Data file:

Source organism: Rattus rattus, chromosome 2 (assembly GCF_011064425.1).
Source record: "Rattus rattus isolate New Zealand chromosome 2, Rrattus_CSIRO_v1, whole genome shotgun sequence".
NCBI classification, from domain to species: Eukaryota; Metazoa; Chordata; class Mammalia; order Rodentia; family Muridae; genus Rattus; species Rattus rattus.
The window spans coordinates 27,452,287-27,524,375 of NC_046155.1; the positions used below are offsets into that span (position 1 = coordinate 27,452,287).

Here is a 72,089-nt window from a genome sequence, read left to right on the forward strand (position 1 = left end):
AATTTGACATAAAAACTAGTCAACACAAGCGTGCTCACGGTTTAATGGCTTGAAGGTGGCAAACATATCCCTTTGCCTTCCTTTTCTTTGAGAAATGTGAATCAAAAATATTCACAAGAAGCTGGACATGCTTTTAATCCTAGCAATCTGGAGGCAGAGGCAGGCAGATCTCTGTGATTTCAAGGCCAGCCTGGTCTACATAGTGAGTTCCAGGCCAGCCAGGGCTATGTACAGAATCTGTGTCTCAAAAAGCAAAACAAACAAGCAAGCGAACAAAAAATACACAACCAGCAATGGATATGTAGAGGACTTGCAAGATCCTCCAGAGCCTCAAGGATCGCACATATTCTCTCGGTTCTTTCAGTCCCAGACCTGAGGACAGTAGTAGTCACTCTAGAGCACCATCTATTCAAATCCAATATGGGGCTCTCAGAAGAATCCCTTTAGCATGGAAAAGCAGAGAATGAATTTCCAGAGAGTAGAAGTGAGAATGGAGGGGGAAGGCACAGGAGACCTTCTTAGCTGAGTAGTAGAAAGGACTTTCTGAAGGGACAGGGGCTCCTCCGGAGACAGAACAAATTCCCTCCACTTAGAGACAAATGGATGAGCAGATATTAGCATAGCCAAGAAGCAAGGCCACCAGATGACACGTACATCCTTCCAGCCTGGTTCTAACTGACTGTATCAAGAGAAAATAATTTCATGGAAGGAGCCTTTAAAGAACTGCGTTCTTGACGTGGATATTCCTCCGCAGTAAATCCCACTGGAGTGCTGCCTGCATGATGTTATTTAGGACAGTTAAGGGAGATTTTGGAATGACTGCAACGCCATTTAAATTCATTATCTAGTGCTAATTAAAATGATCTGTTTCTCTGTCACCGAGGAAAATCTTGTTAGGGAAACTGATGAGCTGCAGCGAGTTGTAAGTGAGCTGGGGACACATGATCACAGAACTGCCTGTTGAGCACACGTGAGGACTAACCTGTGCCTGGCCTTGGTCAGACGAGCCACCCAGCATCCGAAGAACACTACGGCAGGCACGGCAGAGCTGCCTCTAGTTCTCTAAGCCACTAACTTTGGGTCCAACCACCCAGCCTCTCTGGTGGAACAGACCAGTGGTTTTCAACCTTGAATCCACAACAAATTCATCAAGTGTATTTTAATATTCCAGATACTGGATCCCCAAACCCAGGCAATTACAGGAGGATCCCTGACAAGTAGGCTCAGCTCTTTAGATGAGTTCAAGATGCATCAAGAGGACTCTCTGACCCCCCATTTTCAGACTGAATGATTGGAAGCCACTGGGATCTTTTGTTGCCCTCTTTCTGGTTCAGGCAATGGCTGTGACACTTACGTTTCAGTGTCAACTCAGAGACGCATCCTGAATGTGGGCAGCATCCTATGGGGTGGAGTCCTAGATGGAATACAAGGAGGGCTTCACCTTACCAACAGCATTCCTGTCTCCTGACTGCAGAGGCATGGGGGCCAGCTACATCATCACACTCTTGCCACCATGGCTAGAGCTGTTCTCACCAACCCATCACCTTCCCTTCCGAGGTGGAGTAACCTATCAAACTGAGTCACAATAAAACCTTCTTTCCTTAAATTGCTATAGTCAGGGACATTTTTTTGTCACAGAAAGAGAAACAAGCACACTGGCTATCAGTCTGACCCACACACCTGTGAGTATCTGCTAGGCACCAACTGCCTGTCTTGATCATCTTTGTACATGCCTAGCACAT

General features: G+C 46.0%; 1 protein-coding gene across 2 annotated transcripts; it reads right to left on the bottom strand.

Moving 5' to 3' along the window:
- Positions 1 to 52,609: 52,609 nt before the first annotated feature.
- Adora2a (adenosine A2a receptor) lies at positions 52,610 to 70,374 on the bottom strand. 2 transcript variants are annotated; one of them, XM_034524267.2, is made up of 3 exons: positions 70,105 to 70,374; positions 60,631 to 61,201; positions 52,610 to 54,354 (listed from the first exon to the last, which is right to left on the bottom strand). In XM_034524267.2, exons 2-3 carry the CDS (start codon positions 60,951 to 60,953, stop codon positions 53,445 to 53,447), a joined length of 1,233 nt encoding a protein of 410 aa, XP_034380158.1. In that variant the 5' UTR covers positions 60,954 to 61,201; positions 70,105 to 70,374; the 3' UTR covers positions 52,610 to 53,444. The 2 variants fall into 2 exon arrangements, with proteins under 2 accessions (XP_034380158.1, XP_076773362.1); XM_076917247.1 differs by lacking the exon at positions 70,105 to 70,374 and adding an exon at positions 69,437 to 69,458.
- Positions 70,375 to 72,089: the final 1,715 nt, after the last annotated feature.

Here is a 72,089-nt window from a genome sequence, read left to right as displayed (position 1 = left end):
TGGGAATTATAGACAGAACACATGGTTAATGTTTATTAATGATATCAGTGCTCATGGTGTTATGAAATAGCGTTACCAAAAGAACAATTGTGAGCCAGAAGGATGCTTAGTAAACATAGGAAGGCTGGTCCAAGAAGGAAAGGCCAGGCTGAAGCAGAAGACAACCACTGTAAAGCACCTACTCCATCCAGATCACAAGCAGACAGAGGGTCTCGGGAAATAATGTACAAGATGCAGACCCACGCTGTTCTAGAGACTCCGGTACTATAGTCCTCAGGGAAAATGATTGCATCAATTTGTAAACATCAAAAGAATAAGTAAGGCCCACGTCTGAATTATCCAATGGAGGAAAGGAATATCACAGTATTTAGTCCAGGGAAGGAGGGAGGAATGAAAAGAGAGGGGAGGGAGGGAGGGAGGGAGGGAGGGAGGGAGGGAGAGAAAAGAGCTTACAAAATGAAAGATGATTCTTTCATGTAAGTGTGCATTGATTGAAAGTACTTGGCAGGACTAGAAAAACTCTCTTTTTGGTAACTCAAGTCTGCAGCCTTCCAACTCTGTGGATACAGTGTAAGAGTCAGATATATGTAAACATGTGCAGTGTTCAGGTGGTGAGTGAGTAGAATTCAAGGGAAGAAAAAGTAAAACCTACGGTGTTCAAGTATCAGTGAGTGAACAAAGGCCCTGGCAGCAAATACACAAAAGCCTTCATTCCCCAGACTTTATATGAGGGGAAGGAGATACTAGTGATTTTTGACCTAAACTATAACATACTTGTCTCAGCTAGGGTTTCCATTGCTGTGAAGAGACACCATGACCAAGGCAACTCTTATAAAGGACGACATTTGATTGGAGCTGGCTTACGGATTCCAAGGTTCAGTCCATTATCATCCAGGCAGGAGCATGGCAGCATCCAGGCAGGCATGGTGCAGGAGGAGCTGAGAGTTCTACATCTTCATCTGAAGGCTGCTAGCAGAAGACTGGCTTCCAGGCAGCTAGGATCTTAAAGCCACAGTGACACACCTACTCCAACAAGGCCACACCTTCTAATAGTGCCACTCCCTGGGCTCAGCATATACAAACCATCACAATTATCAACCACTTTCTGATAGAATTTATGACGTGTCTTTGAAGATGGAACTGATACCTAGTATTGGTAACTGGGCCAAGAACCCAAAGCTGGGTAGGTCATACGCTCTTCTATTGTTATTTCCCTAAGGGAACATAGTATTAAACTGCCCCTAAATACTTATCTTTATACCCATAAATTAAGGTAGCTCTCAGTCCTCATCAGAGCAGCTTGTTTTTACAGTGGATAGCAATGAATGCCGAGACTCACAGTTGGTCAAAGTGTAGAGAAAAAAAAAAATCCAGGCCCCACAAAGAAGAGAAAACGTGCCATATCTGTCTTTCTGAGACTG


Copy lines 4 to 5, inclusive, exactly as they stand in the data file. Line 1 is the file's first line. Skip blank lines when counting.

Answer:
The window spans coordinates 27,452,287-27,524,375 of NC_046155.1; the positions used below are offsets into that span (position 1 = coordinate 27,452,287).

Here is a 72,089-nt window from a genome sequence, read left to right on the forward strand (position 1 = left end):